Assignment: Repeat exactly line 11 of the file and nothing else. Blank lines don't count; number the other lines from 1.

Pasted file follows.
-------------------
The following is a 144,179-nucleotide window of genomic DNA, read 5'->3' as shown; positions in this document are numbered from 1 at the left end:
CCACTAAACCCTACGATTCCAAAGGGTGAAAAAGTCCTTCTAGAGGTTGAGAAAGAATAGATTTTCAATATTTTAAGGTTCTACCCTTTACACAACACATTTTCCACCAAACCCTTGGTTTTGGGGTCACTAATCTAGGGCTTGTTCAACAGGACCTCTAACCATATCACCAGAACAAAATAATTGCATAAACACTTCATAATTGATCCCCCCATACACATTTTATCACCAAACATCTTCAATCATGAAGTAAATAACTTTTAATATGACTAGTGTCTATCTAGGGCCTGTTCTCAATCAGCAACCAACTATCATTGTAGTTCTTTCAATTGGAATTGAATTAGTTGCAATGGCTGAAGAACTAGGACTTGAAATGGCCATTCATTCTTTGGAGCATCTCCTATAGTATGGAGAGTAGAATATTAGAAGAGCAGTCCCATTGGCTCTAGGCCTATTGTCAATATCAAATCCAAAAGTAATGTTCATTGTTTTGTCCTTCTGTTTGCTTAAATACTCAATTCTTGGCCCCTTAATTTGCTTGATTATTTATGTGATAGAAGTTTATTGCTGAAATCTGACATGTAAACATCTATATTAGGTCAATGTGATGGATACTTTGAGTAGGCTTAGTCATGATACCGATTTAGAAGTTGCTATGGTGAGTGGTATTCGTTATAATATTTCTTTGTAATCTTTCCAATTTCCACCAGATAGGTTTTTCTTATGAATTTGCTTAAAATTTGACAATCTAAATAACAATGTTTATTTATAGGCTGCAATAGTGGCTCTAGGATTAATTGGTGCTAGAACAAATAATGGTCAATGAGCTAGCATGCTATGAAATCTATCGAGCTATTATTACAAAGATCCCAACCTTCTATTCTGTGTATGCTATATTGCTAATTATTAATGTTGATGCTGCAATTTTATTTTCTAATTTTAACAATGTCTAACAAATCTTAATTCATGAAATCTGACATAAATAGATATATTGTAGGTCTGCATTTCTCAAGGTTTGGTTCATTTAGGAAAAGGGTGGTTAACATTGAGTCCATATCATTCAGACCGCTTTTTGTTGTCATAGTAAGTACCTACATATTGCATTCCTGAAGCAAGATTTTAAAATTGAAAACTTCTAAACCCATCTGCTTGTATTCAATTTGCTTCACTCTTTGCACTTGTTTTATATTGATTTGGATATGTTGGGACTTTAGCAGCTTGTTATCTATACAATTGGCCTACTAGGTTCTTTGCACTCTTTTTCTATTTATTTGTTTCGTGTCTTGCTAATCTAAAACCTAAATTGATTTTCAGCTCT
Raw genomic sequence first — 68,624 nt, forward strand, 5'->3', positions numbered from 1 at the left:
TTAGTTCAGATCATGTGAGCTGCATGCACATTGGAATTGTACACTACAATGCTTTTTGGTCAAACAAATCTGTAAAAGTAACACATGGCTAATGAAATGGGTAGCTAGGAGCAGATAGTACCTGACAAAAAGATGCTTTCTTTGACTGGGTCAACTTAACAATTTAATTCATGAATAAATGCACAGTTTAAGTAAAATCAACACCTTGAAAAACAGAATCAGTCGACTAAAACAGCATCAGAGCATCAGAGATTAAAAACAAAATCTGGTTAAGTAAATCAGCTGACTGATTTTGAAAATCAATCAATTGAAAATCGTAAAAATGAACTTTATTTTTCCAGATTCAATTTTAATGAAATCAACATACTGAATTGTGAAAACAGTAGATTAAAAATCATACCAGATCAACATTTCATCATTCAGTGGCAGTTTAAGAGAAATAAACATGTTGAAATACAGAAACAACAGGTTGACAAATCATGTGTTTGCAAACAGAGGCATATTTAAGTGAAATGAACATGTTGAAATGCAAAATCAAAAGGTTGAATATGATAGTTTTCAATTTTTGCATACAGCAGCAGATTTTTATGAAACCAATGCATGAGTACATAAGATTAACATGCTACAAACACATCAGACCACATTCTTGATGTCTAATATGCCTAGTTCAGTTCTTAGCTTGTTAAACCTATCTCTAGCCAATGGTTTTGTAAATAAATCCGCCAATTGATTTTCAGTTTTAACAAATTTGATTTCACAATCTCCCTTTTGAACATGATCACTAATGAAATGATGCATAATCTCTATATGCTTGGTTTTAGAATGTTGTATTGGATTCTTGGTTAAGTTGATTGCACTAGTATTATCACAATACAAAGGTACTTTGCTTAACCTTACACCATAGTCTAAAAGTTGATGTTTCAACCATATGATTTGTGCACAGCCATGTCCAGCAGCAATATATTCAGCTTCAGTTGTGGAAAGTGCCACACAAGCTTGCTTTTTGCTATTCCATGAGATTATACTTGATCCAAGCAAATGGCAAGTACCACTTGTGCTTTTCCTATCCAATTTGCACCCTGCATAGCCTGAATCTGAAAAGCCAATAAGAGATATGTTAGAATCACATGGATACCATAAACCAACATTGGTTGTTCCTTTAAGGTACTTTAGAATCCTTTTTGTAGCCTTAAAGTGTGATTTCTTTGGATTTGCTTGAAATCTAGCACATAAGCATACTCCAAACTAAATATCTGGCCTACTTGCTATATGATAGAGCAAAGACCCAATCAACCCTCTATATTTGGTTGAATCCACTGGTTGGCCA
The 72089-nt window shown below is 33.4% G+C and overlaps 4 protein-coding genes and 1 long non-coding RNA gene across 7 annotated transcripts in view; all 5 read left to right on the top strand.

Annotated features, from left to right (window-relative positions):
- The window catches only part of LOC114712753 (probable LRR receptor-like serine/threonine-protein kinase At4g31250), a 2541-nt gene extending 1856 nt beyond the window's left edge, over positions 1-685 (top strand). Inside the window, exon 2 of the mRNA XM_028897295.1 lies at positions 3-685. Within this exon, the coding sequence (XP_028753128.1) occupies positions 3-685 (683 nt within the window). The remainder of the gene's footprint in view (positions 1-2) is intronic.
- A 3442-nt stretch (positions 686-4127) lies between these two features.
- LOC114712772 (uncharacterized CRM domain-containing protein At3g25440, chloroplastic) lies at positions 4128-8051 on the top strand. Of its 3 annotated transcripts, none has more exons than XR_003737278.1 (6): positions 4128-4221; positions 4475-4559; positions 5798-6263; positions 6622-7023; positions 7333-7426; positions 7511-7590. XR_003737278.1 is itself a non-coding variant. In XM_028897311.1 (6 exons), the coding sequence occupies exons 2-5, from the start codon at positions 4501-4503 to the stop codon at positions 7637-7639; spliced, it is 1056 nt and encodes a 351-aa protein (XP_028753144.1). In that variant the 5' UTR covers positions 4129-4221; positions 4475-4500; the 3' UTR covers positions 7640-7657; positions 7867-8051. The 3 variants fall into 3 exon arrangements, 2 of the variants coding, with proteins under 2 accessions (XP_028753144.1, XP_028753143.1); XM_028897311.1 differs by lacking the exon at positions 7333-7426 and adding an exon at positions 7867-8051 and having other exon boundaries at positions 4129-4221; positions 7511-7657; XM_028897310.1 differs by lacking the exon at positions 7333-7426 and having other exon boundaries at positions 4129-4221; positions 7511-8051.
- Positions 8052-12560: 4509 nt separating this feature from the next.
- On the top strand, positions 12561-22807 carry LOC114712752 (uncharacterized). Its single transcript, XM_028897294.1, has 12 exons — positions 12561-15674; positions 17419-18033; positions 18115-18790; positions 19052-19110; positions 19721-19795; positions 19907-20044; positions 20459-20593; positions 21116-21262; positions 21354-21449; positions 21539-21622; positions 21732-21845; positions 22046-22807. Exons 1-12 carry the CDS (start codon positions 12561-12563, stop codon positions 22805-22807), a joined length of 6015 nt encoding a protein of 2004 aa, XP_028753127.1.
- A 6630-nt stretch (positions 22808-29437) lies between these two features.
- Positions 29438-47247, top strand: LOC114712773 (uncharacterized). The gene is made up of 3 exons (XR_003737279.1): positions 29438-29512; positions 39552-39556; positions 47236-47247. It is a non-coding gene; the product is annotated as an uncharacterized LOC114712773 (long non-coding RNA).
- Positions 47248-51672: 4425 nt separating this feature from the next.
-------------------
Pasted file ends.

- On the top strand, positions 12561-22807 carry LOC114712752 (uncharacterized). Its single transcript, XM_028897294.1, has 12 exons — positions 12561-15674; positions 17419-18033; positions 18115-18790; positions 19052-19110; positions 19721-19795; positions 19907-20044; positions 20459-20593; positions 21116-21262; positions 21354-21449; positions 21539-21622; positions 21732-21845; positions 22046-22807. Exons 1-12 carry the CDS (start codon positions 12561-12563, stop codon positions 22805-22807), a joined length of 6015 nt encoding a protein of 2004 aa, XP_028753127.1.